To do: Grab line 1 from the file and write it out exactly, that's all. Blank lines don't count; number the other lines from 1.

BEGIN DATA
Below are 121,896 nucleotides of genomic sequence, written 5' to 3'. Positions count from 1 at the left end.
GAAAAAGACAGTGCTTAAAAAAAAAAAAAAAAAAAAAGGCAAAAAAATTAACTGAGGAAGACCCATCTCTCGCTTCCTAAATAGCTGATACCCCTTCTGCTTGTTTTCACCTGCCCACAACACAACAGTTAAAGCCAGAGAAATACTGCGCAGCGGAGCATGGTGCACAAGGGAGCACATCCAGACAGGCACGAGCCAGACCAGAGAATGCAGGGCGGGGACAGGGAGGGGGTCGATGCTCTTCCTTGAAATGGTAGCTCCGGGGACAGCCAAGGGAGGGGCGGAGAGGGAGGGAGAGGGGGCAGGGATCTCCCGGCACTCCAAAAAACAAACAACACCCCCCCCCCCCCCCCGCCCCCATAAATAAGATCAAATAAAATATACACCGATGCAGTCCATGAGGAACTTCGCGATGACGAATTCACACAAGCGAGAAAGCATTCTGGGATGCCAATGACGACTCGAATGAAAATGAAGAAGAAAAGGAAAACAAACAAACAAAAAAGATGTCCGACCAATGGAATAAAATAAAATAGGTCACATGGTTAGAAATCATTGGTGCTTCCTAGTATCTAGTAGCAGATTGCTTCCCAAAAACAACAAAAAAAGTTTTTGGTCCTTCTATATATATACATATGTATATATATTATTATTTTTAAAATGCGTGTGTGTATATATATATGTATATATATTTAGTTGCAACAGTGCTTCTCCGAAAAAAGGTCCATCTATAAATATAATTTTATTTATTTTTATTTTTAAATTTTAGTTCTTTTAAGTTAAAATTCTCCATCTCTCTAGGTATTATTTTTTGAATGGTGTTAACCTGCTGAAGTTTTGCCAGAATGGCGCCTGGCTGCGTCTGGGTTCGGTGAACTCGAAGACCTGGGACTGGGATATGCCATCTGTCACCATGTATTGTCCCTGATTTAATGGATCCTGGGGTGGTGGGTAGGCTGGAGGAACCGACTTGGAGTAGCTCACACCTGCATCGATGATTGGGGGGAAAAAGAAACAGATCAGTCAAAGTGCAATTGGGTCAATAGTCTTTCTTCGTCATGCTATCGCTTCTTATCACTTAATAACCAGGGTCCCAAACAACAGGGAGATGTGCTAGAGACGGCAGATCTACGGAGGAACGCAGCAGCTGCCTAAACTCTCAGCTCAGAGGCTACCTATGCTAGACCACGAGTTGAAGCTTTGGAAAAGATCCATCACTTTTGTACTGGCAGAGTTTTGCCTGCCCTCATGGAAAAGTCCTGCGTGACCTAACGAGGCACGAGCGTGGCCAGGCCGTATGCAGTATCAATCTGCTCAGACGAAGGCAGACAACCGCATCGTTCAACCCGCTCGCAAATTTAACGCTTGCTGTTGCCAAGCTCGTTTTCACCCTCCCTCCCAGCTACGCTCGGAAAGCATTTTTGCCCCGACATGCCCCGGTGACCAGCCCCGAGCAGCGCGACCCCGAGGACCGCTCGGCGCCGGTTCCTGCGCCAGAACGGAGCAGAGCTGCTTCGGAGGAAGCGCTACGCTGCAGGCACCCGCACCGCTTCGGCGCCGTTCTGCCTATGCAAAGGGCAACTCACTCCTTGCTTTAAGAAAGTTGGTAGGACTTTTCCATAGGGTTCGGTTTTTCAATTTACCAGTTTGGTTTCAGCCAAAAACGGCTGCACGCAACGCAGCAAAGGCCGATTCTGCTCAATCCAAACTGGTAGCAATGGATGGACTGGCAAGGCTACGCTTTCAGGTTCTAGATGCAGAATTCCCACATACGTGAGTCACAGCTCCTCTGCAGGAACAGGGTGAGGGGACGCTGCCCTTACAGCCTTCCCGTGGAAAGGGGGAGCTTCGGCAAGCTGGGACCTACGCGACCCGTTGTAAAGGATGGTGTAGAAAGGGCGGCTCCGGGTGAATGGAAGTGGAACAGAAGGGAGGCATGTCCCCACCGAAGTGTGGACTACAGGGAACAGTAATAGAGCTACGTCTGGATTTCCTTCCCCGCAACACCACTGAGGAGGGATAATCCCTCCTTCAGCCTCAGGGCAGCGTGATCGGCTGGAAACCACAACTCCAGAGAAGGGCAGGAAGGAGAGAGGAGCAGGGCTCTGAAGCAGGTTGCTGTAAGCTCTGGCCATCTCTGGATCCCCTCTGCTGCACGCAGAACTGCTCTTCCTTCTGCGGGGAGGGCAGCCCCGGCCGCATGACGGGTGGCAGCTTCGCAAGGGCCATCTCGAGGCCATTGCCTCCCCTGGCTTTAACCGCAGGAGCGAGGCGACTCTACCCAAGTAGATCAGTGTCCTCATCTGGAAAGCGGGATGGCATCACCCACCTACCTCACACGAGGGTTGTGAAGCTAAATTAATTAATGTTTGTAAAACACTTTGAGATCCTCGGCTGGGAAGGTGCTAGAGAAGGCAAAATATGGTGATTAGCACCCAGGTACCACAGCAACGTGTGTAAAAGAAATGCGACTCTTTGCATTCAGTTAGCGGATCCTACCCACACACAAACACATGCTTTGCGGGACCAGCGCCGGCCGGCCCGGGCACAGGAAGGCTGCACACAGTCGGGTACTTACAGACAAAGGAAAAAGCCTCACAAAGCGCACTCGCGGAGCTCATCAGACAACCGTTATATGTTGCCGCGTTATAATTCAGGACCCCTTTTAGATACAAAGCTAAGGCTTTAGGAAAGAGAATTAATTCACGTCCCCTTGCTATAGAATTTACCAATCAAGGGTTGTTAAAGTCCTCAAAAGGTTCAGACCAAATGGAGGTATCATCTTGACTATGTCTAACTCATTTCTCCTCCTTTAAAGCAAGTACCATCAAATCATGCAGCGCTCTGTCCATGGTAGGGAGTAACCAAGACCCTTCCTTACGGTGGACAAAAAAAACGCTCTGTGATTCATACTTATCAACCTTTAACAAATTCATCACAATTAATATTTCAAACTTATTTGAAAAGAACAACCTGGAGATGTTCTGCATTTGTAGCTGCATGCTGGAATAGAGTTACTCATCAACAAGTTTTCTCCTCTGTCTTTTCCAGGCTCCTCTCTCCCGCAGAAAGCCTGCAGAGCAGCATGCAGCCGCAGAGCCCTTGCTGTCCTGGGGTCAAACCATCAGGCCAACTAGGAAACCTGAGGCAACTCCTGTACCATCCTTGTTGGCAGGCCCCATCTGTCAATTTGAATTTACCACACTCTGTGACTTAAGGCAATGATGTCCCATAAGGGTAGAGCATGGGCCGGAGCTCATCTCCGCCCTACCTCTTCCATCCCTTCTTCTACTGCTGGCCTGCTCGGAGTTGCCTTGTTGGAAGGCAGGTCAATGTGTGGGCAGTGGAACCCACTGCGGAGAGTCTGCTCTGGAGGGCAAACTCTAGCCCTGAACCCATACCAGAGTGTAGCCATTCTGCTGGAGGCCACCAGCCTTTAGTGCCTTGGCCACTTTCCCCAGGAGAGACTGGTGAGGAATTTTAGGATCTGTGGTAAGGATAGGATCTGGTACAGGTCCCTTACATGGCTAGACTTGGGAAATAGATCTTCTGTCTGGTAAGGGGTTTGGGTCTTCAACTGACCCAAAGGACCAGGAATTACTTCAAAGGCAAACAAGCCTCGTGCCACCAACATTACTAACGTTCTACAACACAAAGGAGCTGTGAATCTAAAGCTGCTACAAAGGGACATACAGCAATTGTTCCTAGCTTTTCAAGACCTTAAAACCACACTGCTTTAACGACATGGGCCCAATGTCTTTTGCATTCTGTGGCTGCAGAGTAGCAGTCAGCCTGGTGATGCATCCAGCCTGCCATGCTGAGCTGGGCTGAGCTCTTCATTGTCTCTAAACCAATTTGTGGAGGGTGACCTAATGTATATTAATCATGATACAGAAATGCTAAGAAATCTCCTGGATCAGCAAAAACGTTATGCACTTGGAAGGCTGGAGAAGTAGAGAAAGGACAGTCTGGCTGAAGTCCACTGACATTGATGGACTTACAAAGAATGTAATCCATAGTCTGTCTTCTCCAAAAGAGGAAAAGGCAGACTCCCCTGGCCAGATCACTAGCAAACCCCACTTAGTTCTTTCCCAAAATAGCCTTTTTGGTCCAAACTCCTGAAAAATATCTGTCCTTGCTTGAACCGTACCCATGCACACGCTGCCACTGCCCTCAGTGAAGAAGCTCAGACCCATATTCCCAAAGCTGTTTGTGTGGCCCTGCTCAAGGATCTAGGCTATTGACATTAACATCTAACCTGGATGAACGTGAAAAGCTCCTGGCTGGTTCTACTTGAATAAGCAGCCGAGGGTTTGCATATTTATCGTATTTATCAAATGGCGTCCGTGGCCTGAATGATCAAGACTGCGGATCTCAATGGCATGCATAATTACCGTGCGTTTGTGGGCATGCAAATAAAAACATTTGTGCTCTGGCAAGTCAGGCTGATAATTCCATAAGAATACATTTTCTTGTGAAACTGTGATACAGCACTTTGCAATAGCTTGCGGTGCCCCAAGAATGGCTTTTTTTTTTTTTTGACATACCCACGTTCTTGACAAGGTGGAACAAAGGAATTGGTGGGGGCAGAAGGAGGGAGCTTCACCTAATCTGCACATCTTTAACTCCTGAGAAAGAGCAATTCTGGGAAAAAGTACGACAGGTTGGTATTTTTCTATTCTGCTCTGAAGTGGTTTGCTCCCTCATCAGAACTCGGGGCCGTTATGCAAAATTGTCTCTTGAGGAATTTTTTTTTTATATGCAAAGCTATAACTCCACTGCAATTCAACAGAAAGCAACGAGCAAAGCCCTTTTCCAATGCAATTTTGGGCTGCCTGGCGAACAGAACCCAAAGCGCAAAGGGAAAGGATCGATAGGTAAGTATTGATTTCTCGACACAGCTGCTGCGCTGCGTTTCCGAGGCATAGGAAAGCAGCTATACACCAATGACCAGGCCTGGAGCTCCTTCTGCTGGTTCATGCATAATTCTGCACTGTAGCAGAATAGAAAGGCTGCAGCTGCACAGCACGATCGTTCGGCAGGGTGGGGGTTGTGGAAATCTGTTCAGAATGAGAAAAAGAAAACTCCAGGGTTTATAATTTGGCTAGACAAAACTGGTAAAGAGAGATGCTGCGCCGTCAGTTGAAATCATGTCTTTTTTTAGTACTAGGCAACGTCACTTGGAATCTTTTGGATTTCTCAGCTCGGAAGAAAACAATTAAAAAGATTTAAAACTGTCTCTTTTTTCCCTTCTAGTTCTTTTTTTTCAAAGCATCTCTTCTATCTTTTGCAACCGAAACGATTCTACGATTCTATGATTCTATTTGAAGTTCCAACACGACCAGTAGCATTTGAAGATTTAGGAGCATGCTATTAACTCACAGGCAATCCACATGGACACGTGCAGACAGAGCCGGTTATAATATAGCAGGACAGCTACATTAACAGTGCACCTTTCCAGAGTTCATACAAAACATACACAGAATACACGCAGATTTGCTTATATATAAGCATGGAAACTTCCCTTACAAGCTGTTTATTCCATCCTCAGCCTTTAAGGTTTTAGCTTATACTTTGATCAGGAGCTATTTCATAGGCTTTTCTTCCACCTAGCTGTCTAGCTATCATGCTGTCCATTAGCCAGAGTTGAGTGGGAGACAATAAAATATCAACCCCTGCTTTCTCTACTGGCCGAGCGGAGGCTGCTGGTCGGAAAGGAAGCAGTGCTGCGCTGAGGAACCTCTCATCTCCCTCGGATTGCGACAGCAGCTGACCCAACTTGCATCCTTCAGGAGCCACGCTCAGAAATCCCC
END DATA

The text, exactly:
Below are 121,896 nucleotides of genomic sequence, written 5' to 3'. Positions count from 1 at the left end.